Religious and Politics

RELIGIOUS extremism has come under discussion in numerous forums as incidents of violence and terrorism have increased in recent years reflecting negatively on what many claim to be Pakistan’s Islamic identity. This has left people confused because whatever is done is in the name of religion. Yet the situation is getting worse.

Has it to be so? Created as a homeland for the Muslims of the subcontinent as a result of a political struggle spearheaded by secular leaders, Pakistan was soon after its birth hijacked by elements who have used Islam as a lever to gain control over society and the state. These were parties that had vociferously opposed the creation of Pakistan.

Weak and lacking in confidence, the political leadership, that constantly denied its support for a theocratic state, went on the defensive. Without the vision to anticipate what its weak stance would lead to, the Muslim League went all out to champion the cause of Islam in public life. The Objectives Resolution adopted by the Constituent Assembly in 1949 was the first demonstration of this weakness. This in due course succeeded in creating rifts between the Muslim majority and those who follow other faiths.

In 1974, Z.A. Bhutto, a supposedly liberal and secular leader, finding himself on a weak political wicket didn’t hesitate to play the religion card. He declared the Ahmadis non-Muslim, thus arrogating to the state the privilege of deciding who is or is not a Muslim. Yet he could not save his political career or his life.

This is not how it was supposed to be. When the Pakistan resolution of 1940, that conceptualised ‘independent states’ as a homeland for the Muslims, was adopted it was clearly stated: “Adequate, effective and mandatory safeguards should be specifically provided in the constitution for minorities in these units and in these regions [where the Muslims are in a majority] for the protection of their religious, cultural, economic, political, administrative and other rights and interests in consultation with them….”

In his Aug 11, 1947 inaugural speech to the Constituent Assembly, the Quaid-i-Azam said, “You are free; you are free to go to your temples, you are free to go to your mosques or to any other place of worship in this State of Pakistan. You may belong to any religion or caste or creed — that has nothing to do with the business of the state… We are starting with this fundamental principle that we are all citizens and equal citizens of one state….”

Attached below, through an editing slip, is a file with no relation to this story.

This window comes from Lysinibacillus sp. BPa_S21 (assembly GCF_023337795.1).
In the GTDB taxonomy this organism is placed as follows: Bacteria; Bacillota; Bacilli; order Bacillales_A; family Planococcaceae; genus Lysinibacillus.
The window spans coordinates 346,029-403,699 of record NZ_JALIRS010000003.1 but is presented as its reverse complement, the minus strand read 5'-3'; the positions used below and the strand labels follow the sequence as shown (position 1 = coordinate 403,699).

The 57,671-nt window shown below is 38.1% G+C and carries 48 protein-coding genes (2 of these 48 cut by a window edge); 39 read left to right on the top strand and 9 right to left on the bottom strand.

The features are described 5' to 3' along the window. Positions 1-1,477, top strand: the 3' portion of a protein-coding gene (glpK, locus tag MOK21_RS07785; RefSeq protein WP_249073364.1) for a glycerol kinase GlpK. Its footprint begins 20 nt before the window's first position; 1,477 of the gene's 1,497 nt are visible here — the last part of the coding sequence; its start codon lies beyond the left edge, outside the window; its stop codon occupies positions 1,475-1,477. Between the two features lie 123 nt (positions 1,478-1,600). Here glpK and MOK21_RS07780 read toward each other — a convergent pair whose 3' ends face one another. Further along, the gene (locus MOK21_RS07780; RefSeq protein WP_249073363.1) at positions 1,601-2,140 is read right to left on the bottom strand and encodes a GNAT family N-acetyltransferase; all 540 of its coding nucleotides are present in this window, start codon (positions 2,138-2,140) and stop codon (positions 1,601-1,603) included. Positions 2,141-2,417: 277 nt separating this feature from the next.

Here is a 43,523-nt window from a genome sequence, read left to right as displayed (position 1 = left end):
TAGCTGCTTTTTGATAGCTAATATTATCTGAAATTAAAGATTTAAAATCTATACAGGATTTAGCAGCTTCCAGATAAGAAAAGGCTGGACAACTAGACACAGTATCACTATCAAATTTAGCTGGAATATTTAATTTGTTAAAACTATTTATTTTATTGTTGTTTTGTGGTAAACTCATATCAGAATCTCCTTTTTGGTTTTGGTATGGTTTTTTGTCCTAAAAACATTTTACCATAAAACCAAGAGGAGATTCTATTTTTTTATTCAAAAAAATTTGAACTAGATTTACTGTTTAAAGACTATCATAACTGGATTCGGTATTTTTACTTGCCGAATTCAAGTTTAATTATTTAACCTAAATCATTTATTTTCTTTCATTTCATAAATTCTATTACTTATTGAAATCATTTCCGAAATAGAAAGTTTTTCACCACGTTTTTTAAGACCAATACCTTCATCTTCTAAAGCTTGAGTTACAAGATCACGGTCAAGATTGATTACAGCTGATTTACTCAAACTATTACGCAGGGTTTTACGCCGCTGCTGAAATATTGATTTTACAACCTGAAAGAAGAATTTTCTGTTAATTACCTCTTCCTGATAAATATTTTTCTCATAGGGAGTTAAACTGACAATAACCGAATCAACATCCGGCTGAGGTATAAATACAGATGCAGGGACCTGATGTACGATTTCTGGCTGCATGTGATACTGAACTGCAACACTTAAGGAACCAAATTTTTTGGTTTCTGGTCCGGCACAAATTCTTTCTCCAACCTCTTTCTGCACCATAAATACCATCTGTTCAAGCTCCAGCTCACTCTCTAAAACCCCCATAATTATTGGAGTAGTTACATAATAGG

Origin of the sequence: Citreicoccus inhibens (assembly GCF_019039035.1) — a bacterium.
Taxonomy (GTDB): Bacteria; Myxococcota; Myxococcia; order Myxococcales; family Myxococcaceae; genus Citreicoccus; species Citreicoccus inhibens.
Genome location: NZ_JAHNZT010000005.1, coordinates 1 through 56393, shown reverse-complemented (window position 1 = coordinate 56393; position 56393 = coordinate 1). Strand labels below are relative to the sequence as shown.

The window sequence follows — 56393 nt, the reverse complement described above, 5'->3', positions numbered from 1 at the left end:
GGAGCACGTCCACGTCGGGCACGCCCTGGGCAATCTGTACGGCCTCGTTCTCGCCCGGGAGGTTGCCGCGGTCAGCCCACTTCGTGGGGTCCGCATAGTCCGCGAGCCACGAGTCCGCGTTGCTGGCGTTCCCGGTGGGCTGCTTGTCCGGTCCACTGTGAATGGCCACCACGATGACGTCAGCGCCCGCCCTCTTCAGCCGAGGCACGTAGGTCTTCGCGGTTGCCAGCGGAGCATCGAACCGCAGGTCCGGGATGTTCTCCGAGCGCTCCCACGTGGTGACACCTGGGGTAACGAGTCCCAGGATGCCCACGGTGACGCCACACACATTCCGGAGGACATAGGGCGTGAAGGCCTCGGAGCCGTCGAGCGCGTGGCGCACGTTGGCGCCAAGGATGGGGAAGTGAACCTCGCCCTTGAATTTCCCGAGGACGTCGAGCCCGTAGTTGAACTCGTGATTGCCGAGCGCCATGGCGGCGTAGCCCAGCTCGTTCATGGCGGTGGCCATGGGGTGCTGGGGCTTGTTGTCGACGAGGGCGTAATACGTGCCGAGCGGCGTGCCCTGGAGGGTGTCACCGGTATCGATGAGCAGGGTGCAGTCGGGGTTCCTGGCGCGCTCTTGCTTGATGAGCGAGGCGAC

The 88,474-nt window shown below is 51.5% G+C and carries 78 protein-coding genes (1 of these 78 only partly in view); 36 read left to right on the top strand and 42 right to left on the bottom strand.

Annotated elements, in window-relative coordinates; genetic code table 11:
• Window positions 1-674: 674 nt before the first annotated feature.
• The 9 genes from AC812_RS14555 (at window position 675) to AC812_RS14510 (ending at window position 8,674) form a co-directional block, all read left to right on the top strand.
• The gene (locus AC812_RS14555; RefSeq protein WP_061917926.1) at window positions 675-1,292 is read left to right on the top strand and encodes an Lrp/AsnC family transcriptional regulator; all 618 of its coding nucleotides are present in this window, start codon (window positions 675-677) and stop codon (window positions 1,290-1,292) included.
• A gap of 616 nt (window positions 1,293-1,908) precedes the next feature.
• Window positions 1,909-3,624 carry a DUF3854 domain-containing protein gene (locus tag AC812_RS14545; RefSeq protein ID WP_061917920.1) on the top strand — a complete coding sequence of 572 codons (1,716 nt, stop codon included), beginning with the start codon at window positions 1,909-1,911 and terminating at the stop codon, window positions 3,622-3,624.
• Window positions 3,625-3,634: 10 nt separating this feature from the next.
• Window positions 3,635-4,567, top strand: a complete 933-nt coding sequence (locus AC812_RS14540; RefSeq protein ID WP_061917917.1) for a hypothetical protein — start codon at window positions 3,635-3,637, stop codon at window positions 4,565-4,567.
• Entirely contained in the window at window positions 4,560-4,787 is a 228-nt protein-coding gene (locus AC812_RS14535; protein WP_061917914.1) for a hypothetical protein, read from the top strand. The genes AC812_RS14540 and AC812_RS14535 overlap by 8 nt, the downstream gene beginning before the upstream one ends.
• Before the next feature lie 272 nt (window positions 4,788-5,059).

Then what went wrong? Why do non-Muslims feel so insecure in a state whose founding fathers had promised them full protection? They suffer discrimination in jobs and education, have spurious charges of blasphemy levelled against them, their young daughters are abducted and forcibly converted, many are targeted and as a result those who can are fleeing this country.

Even though the vast majority disapproves of these ways it lacks the strength and courage to speak out because the state provides no security to its citizens be they of any faith. As a result many non-Muslims live in fear. The report of the National Commission on Peace and Justice documenting the contents of our school textbooks establishes how the authorities actively promote hatred against other faiths. This religion-bashing has vitiated the socioeconomic atmosphere for the minorities and reinforced the mullah elements’ drive to gain control over society.

It is time we addressed this issue before it is too late and the irrational extremists take total control of state policies. In a consultation organised by the Pakistan Institute of Labour Education and Research recently, members of non-Muslim communities objected to their being referred to as ‘minorities’. They felt it symbolised a discriminatory and exclusivist approach that separated them from the mainstream and thus negated the equal status that Article 25 of the constitution grants them. Although the basic law spells out many safeguards for the rights of non-Muslims, the Pakistan Penal Code has provisions which militate against these safeguards.

In the present situation, the religious parties have plenty of space to promote their agendas of exclusivity. A section of the electronic media has played a disgusting role in the whole affair. They have fanned the fires of hatred against minorities by giving undue publicity to the hate-mongers in the name of promoting Islam. Has anyone pondered the real motives?

Asghar Ali Engineer, an Indian social activist, who has investigated scores of communal riots in India, once told me that without fail he has found an economic motive behind every act of violence in the name of religion. Sometimes, title to land was at stake. At other times business rivalry or employment was the causative factor. In our case political power is also the coveted goal.

In this context the move by former senator Iqbal Haider to form a democratic and non-party platform to promote secularism is a significant one. In its inaugural declaration the forum spoke of creating public awareness about secularism and the need to remove distortions in laws by approaching lawmakers, state functionaries, the media and trade unions to facilitate a new narrative of Pakistani nationhood based on social justice for all.

This is not an easy task but the former senator has committed supporters. So far the going has been slow. Until the forum is broadened into a mass movement it will not make any impact. The absence of this awareness has allowed the obscurantists to take centre stage. (By Zubeida Mustafa – first women to work in Pakistan’s mainstream media)

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